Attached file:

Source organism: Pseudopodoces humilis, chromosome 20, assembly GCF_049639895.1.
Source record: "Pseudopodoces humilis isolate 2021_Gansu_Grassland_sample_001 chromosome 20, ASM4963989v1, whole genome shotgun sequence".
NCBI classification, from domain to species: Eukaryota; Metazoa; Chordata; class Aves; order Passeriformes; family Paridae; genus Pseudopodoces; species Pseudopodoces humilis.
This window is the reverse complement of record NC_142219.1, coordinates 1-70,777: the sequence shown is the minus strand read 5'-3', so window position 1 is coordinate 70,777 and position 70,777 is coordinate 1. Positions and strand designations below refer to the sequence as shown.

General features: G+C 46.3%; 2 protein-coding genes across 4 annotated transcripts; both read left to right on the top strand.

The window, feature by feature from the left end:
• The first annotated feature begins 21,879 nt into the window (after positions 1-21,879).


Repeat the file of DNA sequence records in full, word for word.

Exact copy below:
Source organism: Pseudopodoces humilis, chromosome 20, assembly GCF_049639895.1.
Source record: "Pseudopodoces humilis isolate 2021_Gansu_Grassland_sample_001 chromosome 20, ASM4963989v1, whole genome shotgun sequence".
NCBI classification, from domain to species: Eukaryota; Metazoa; Chordata; class Aves; order Passeriformes; family Paridae; genus Pseudopodoces; species Pseudopodoces humilis.
This window is the reverse complement of record NC_142219.1, coordinates 1-70,777: the sequence shown is the minus strand read 5'-3', so window position 1 is coordinate 70,777 and position 70,777 is coordinate 1. Positions and strand designations below refer to the sequence as shown.

General features: G+C 46.3%; 2 protein-coding genes across 4 annotated transcripts; both read left to right on the top strand.

The window, feature by feature from the left end:
• The first annotated feature begins 21,879 nt into the window (after positions 1-21,879).